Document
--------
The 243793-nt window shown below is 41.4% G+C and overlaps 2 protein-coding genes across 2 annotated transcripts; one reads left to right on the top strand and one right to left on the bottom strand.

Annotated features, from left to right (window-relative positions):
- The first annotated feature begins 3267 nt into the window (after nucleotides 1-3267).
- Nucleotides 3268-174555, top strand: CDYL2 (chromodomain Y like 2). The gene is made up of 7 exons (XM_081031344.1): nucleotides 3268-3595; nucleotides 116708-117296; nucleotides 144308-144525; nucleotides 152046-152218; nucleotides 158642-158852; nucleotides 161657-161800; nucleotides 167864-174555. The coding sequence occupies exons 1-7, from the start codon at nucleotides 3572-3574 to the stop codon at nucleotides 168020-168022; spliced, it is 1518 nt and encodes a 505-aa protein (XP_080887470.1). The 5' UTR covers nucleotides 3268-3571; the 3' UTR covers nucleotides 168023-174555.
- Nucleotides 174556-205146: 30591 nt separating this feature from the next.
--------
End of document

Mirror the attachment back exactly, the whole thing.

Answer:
The 243793-nt window shown below is 41.4% G+C and overlaps 2 protein-coding genes across 2 annotated transcripts; one reads left to right on the top strand and one right to left on the bottom strand.

Annotated features, from left to right (window-relative positions):
- The first annotated feature begins 3267 nt into the window (after nucleotides 1-3267).
- Nucleotides 3268-174555, top strand: CDYL2 (chromodomain Y like 2). The gene is made up of 7 exons (XM_081031344.1): nucleotides 3268-3595; nucleotides 116708-117296; nucleotides 144308-144525; nucleotides 152046-152218; nucleotides 158642-158852; nucleotides 161657-161800; nucleotides 167864-174555. The coding sequence occupies exons 1-7, from the start codon at nucleotides 3572-3574 to the stop codon at nucleotides 168020-168022; spliced, it is 1518 nt and encodes a 505-aa protein (XP_080887470.1). The 5' UTR covers nucleotides 3268-3571; the 3' UTR covers nucleotides 168023-174555.
- Nucleotides 174556-205146: 30591 nt separating this feature from the next.